What an ambitious scientific, technical, and social expedition Orianne Pieragnolo and Louis Dutrieux are conducting! In the summer of 2022, these two stonecutters set out on a long-haul project that has piqued the curiosity of the whole profession: they will be studying stonecutting practices in Eurasia on an epic bicycle trip that embraces no fewer than 34 countries. We meet with two lovers of natural stone and get their initial impressions.
An unprecedented expedition on the trail of stonecutting practices
Stonecutting is behind the foundation of cathedrals, castles, bridges, and city walls. It’s an ancestral craft without which our heritage would look very different. But what does it look like beyond our borders? What techniques are used? What position does the stonecutter hold in other societies?
Discovering that knowledge is the reason Orianne and Louis have embarked on this five-year scientific expedition with a five-point objective:
- To meet stonecutters
- To showcase and achieve recognition of this trade
- To spread a modern image of stonecutting
- To work in stonecutting concerns
- To rally professionals and enthusiasts alike
An international perspective on modern stonecutting is being created in step with this Stone Trail (“Route de la Pierre”). It will expand our knowledge of the sector, notably with the establishment of a data bank. Natural stone professionals can, as of now, follow the expedition’s progress in both French and English on social media via Facebook, Instagram, and LinkedIn, or else subscribe to the monthly update.
To produce results of the highest quality, “Route de la Pierre” is counting on support from professionals or from those who are simply curious, all of whose donations can contribute to the success of this expedition.
The birth of an expedition like no other
“We were in Paris, in the fall of 2016, holding lots of discussions on the future of our trade—its position and importance in the construction landscape and its presence across the world. We observed, for example, that during our training courses, we didn’t get to see a lot of forms or know-how that existed beyond French borders. These were issues we cared greatly about and were closely linked to our traveling lifestyle, which we had already chosen quite some time earlier. We had in fact grown very attached to it and its natural stimulation of ongoing discovery.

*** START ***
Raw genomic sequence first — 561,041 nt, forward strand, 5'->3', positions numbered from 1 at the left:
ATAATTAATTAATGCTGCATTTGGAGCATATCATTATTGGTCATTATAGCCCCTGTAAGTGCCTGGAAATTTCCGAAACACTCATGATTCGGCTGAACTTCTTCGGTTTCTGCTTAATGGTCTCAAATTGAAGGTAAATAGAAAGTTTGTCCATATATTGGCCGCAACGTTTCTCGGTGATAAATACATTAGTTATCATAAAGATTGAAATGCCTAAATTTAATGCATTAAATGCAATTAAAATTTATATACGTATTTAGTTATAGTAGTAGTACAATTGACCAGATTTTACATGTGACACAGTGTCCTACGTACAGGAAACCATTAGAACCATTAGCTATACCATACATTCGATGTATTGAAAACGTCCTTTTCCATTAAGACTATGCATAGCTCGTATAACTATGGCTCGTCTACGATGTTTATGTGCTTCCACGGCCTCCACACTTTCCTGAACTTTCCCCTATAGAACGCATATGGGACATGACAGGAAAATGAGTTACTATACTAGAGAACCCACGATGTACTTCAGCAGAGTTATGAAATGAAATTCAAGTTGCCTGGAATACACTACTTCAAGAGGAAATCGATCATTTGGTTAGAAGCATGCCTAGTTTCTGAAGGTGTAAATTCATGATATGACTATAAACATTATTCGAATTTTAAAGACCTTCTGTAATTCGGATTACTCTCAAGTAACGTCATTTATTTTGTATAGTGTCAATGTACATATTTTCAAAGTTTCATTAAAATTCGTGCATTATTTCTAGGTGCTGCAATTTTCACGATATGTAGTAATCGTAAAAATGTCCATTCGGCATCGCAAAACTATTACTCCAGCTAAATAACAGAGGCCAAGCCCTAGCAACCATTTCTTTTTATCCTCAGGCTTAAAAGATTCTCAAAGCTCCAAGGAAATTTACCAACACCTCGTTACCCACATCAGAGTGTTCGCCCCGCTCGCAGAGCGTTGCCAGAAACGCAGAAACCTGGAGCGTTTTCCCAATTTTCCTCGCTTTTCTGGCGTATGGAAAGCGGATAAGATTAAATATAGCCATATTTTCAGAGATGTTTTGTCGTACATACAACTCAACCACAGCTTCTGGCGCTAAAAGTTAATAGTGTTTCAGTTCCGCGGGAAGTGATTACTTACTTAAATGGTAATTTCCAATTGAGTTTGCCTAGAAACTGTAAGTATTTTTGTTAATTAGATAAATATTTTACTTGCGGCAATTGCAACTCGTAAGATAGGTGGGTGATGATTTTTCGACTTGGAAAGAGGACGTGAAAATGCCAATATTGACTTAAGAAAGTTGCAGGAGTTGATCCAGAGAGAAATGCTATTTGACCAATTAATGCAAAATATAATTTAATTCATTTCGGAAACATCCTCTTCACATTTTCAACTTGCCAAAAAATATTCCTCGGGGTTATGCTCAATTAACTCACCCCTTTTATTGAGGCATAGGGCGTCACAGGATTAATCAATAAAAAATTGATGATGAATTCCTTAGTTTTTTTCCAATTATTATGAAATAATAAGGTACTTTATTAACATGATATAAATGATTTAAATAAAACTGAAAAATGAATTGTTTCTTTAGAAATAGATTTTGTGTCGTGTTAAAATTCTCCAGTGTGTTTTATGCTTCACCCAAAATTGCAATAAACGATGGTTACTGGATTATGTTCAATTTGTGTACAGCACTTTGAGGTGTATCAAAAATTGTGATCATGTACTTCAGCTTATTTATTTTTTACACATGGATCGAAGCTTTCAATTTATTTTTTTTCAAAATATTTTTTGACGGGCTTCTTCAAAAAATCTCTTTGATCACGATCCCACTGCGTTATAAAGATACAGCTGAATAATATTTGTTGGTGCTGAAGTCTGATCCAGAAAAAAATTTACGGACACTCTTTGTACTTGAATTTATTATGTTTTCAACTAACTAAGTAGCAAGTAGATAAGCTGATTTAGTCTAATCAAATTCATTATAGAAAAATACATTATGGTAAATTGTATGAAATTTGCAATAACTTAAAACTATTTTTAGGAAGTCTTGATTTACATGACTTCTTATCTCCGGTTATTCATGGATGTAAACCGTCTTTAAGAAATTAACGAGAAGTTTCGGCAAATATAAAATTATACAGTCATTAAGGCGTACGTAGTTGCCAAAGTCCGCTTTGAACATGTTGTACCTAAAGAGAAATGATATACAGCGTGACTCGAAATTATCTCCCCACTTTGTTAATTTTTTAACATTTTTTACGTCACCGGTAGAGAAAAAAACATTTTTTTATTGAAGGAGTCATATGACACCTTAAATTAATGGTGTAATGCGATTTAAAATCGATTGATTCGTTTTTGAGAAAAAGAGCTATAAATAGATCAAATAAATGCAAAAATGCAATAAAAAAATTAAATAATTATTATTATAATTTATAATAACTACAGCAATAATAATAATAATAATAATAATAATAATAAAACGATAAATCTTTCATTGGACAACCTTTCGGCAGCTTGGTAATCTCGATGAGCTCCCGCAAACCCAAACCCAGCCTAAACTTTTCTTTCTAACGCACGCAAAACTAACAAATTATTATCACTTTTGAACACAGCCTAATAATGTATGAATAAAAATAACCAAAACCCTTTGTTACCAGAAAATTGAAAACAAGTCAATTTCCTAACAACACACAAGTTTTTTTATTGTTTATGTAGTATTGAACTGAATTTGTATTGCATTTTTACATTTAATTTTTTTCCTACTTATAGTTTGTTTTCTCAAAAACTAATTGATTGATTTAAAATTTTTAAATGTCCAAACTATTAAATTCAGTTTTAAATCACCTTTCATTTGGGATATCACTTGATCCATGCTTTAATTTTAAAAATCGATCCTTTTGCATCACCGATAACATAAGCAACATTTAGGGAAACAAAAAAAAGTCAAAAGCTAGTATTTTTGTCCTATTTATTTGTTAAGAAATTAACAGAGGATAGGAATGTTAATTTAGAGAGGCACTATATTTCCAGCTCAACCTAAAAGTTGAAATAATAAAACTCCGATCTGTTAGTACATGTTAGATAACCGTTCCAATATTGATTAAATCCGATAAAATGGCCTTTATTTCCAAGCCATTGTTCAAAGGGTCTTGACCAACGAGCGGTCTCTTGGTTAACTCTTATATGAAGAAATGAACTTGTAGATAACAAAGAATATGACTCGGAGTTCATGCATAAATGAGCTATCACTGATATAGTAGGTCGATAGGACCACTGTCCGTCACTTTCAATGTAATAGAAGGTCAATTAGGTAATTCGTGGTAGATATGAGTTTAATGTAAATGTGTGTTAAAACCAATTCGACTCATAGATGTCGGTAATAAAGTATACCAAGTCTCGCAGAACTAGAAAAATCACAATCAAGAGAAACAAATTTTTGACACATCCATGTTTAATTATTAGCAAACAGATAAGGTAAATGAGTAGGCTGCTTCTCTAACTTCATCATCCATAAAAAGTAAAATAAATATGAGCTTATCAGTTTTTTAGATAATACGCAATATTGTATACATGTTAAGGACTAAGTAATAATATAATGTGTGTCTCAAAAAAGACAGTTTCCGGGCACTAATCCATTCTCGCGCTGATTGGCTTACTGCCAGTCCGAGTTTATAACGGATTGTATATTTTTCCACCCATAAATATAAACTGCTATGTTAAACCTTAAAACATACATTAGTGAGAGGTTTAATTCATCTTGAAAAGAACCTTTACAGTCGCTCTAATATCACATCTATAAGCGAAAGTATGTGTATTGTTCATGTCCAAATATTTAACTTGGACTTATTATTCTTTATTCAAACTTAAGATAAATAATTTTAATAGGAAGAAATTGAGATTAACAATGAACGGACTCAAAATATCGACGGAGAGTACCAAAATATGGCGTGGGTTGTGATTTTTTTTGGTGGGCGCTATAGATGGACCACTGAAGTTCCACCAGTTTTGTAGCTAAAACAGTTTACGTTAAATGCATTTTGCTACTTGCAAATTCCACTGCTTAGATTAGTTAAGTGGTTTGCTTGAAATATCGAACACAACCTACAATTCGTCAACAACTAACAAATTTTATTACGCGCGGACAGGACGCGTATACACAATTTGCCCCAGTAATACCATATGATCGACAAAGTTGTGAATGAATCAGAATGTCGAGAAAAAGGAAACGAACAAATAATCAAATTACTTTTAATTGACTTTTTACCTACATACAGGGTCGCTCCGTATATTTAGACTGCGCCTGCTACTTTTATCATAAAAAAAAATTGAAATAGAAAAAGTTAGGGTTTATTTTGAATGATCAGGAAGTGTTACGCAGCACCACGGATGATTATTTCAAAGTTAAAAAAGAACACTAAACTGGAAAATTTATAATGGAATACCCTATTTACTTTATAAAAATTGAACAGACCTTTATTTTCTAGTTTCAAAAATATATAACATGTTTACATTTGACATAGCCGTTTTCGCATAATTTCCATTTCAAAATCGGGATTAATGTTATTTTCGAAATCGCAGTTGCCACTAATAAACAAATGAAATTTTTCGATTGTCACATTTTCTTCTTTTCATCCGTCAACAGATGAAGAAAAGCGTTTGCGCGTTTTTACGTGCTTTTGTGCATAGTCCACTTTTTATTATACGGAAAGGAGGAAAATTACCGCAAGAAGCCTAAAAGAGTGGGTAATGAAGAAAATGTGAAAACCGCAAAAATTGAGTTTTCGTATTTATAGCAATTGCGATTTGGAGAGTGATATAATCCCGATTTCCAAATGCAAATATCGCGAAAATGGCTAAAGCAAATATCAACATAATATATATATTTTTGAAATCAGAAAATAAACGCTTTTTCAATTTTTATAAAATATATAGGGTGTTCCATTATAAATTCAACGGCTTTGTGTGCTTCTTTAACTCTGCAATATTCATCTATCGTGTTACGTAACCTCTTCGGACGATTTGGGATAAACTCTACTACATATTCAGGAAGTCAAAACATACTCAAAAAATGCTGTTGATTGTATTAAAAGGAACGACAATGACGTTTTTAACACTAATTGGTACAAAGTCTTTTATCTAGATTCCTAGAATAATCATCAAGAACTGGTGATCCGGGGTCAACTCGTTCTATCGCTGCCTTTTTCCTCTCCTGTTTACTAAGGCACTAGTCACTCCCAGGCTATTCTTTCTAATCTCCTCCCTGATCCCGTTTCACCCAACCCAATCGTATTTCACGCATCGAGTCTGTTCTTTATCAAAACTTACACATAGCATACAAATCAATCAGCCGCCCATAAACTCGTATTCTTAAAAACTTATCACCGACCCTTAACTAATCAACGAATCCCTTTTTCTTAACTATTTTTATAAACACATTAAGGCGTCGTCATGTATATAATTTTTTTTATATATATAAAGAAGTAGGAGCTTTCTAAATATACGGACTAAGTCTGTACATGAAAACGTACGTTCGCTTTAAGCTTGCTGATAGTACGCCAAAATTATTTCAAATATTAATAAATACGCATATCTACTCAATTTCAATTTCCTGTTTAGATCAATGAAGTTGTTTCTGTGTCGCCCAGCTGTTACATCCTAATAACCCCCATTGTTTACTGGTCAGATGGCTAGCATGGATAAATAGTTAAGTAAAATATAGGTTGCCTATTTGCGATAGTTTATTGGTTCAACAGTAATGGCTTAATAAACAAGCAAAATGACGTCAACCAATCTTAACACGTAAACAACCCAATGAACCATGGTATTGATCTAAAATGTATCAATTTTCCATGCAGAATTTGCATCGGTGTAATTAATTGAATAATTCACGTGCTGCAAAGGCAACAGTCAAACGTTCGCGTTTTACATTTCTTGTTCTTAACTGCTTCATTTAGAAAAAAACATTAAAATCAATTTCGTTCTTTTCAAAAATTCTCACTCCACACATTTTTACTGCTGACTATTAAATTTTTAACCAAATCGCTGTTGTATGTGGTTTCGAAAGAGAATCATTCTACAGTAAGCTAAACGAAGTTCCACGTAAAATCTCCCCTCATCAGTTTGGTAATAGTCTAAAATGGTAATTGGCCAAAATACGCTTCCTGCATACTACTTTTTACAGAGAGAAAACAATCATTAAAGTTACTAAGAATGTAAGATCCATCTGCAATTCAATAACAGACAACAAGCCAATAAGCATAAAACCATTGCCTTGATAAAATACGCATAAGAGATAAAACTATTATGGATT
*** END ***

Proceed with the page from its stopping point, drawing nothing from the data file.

Then, on the towpath of Paris’s Saint-Martin canal, we shook hands to seal a deal between us: Whatever happens, we will set out on our bikes across the world to work.”
“Route de la Pierre” expedition: planned itinerary
The itinerary starts and is already showing promise
“Since our departure on July 10, 2022, we have visited 26 firms, 5 Bauhüttes (cathedral workshops), and 3 quarries. We have also collected 18 or so interviews with stonecutters and other stone professionals in Germany and Switzerland.
That’s over three months so far that we’ve been putting our field and research methods to the test. During that time, we even managed to work for a month in a Bavarian artisanal stonecutter’s yard. As we advanced, between chance encounters and those we made happen, an overall scheme emerged: one person leads us to another and we hope this system can lead us all the way to China.